A business that sells sporting equipment can easily exercise this effect. Advertise this to your customers: “your ball, helmet, stick, bat, club, etc. is waiting for you to be picked up at the nearest store – your name is literally on it (at no extra charge)”. People will eat that offer right up!


Scarcity – There would be a scarcity of sales if there was no scarcity in advertising


5. Scarcity – There would be a scarcity of sales if there was no scarcity in advertising


This list wouldn’t be complete if I didn’t bother to mention the use of scarcity in advertising. It’s been used to death… but that’s because it never stops working. Regardless of what kind of scarcity it is: amount, time, limit, etc. it triggers an innate desire to buy.

  • “This blah blah offer ends by tomorrow at midnight”
  • “The last chance ever to buy the limited edition blah blah”
  • “Exotic, rare and impossible to reproduce, this blah blah is in limited supply”

But that’s just the tip of the iceberg. When it comes to scarcity, people are also attracted to a product’s exclusivity.

  • “Our blah blah is sold exclusively to members of the armed forces”
  • “We serve only the finest blah blah exclusively to honour students”
  • “Our blah blah is grown solely for use by people over the age of 45”

My only recommendation would be to use scarcity in healthy moderation; otherwise, it will become increasingly obvious that what you claim is unlikely true.


Suggestion – Using the placebo effect in advertising


6. Suggestion – Using the placebo effect in advertising


In certain circumstances suggesting something is better because of A, B and C can prove to be effective. This is especially true when making comparisons.

We humans are suckers for suggestion; for example, if there were five stacks of printing paper on the desk in front of a group of people and I said the one in the middle is made of 100% recycled paper, then everyone would use a piece of paper from the stack in the middle (even if all five stacks of paper were identical).

Something as simple as saying “our pizza is the best in the city because of its unique texture – we spend an extra 12 minutes per pizza kneading the dough to eliminate any imperfections”.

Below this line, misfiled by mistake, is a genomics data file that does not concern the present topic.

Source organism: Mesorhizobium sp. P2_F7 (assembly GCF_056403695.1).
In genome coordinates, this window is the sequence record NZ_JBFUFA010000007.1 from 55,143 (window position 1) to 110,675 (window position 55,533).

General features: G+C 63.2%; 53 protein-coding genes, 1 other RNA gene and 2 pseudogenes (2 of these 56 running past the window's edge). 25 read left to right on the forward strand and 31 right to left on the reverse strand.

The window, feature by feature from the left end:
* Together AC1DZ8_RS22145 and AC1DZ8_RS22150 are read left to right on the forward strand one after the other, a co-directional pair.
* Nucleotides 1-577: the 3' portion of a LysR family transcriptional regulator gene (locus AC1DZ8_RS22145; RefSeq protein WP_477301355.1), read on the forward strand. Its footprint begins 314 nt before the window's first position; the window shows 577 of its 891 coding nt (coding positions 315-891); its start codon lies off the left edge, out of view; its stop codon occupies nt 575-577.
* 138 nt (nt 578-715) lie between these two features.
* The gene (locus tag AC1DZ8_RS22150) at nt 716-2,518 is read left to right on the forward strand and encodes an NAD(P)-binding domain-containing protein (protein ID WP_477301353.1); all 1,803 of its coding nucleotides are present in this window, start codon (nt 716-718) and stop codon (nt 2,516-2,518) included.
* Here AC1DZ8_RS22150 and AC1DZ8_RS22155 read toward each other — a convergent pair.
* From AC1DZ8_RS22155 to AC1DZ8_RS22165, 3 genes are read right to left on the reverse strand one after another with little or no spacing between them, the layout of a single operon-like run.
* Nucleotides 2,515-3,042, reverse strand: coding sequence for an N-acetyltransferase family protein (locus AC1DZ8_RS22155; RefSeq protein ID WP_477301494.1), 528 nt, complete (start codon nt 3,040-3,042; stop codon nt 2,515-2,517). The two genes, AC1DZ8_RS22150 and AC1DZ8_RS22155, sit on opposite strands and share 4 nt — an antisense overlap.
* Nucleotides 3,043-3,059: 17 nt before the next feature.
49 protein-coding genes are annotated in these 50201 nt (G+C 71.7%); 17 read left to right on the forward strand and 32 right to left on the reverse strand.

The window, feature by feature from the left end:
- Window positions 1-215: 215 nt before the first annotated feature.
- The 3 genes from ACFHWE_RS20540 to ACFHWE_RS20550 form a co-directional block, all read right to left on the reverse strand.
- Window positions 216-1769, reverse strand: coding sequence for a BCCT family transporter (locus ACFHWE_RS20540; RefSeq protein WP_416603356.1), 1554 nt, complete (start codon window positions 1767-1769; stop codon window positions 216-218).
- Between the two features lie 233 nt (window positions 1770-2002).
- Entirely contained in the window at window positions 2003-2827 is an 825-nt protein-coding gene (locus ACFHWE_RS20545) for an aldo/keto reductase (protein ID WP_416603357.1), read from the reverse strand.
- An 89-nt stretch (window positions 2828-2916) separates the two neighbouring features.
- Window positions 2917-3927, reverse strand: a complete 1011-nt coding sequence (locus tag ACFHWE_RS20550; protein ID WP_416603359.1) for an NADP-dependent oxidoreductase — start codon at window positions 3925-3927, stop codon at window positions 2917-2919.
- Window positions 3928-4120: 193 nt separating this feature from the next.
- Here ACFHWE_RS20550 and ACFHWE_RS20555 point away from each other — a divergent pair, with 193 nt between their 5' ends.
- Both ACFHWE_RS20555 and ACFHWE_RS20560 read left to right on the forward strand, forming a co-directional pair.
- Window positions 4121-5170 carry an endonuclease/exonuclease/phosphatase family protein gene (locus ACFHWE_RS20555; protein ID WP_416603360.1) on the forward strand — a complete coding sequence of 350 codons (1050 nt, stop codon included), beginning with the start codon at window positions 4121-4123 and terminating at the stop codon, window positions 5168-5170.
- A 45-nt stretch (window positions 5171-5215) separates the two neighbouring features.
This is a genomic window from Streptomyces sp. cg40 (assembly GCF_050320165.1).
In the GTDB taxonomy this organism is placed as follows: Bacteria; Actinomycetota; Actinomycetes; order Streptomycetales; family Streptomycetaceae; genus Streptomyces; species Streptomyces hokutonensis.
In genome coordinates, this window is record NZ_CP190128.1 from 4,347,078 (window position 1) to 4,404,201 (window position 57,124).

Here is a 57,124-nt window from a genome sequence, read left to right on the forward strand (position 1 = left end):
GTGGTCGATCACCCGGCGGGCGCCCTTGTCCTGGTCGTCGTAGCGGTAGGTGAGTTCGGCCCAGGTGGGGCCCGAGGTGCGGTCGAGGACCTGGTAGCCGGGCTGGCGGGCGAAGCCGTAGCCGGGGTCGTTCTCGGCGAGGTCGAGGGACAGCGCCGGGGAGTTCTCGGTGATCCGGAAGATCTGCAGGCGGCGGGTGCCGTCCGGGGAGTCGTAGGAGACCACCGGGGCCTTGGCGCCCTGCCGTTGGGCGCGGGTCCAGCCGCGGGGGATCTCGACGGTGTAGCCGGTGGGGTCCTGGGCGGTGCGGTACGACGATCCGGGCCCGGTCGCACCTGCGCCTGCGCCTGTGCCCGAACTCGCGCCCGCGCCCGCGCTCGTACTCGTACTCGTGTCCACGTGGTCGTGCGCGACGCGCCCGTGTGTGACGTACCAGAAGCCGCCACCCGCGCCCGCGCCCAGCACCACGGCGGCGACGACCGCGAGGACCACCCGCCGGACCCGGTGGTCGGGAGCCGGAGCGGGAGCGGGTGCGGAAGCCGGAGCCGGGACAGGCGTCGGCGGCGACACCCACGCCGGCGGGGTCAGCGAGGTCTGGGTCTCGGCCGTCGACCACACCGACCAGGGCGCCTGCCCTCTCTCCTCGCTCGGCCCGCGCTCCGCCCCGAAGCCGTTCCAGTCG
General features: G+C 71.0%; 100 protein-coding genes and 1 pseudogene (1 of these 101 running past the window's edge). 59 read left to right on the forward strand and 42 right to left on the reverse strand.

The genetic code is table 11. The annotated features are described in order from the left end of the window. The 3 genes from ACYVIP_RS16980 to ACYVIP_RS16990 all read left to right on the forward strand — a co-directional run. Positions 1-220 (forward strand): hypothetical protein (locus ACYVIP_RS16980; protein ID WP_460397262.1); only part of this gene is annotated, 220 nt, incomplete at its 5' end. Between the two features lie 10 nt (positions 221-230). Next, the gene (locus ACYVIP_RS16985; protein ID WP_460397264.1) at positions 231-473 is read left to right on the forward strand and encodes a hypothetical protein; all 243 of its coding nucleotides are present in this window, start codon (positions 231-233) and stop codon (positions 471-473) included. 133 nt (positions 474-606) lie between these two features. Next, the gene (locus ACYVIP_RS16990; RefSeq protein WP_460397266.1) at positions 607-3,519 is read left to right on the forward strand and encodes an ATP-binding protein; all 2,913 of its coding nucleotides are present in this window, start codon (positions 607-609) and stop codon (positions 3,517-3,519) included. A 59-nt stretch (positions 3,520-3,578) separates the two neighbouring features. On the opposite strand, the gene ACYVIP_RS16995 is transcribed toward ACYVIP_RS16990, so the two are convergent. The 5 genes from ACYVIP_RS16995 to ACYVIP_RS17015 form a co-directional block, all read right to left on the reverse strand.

A comparison could be something like this “Our beer is 100% local and brewed 2 kilometres down the road. Their beer is made 2000 kilometres on the other side of the continent. Our beer is so close, you can taste the freshness”.


Personality – A company without a personality is like a person without a face


7. Personality – A company without a personality is like a person without a face


Let’s face it… every company needs a real personality. It’s what makes brands work.

Your company’s personality should have a story behind it – maybe about the founder, about the team or about the local influence.

People are drawn to stories; this was proven by Harold J. Rudolf in his book Attention and Interest Factors in Advertising. As a research director of an advertising agency he discovered that the more story appeal there was in an ad’s image the more people would look at the entire advertisement.

Not the touchy-feely sort of story, but something your customers will find amusing and relatable. Not only will this boost loyalty among current customers, but it will also make acquiring customers through your advertisements much easier.

Dyson a British company known for the world’s finest vacuum cleaners uses their founder, Sir James Dyson, as their de facto personality. Behind the personality lies a story of the vacuum’s creation and why it’s the most advanced suction technology on the market.


Flattery – A little compliment goes a long way


8. Flattery – A little compliment goes a long way


Everyone likes a compliment every now and then, but what people love most is to be trusted – and sometimes that’s the greatest compliment you can give.

The proverbial “cherry on top” is achieved when you give your customers an exclusive privilege based on the trust you’ve developed.

A massage therapist or hairdresser could allot special after-hours appointment times to their best clients. For example, “you’ve been with us a long time; you’re literally our most valuable customer! We know you have a busy schedule, so we would like offer you exclusive after-hours appointments”.

Also, offering services on credit at some point is a great way to keep your most trusted customers coming back for more.


What has worked for you?


Has your small business tried any of these advertising secrets? What were your results? I’d love to hear your story! Share it in the comments below.